Digital advances have started to change the way stories – including our own stories -- are told. Facebook and YouTube have not only altered interpersonal communication but also the way we view and consume film. And are you ready for the future, when movies will be shown with the help of the viewer's mind?
Explore all this and more during the Holon Cinematheque's Print Screen Festival, taking place June 12-14.
Visitors will watch award-winning dramas and documentaries that touch on these issues, enjoy interactive displays, workshops and lectures, and meet some of the best researchers and speakers in this field. All will deal with the influence the digital revolution has had on our lives and will attempt to forecast what we can expect in the future.
Among the featured screenings will be the showing of two episodes of Charlie Brooker’s widely acclaimed British series Black Mirror which some have called the “Twilight Zone of the Twitter age,” and which takes a dark look at today’s reality culture, dominated by screens and networks.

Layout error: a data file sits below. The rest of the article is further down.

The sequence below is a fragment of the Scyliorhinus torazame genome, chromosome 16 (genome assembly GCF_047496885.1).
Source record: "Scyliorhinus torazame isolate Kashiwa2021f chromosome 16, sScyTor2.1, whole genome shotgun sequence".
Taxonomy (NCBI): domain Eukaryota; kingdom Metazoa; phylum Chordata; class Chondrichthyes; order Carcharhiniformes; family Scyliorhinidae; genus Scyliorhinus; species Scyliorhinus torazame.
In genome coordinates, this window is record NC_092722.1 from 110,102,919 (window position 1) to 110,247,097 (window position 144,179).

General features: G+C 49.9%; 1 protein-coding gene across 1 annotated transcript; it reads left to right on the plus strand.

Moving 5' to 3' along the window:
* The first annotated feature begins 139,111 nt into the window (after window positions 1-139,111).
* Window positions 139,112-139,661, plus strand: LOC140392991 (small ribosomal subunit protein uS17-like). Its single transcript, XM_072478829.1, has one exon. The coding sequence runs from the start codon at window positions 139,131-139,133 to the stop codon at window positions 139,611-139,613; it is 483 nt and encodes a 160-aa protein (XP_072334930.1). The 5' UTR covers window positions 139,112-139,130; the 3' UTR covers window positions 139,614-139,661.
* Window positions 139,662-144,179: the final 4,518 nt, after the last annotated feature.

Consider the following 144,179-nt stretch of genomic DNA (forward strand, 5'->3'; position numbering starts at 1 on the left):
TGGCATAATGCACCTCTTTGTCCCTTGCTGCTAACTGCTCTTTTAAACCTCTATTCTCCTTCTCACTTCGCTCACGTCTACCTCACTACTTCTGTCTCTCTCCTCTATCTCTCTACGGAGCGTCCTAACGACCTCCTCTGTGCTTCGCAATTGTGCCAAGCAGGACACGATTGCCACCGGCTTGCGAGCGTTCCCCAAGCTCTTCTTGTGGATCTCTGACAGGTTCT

There will also an interactive showing of Mivtza Savta (Operation Grandma), with audience participation via Twitter (a joint project with the YES2HD satellite channel); a showing of a new film by Regev Contes, Friends, which explores the Facebook experience and how it influenced last summer's social protests, and Plug and Pray, on the creation of robots with such a high degree of artificial intelligence that they could interact with or even replace human beings.
Dancer Renana Raz and a group of dancers will perform new selections from her YouMake ReMake project, which deals with imitation and response on the internet and on stage, while Noam Partom will present her YouTube poetry.
Noa Regev, director of the Holon Cinematheque, explained that Print Screen links cinema artistry with the digital culture, and challenges the boundaries of traditional film content.
"The festival, which was held for the first time last year, generated a lot of interest among researchers in the fields of media, society and contemporary culture, along with technology and film buffs," she said. "I expect this festival is going to grow in the coming years, because there's a need to respond, examine and give expression to the changes in audiovisual art in the digital age."
While visitors can attend individual events, the Holon Cinematheque is also offering a daily pass for NIS 70 that entitles the bearer to attend any events taking place that day.
Once again, Holon pushes the envelope of contemporary culture with an innovative, state-of-the-art happening that will both entertain you – and make you think. Don’t miss it!
For more information, call 03-5021552.
The festival is being held in conjunction with the Orange Institute of Internet Studies at Tel Aviv University.
Black-Mirror. Photo: Zeppotron Ltd 2012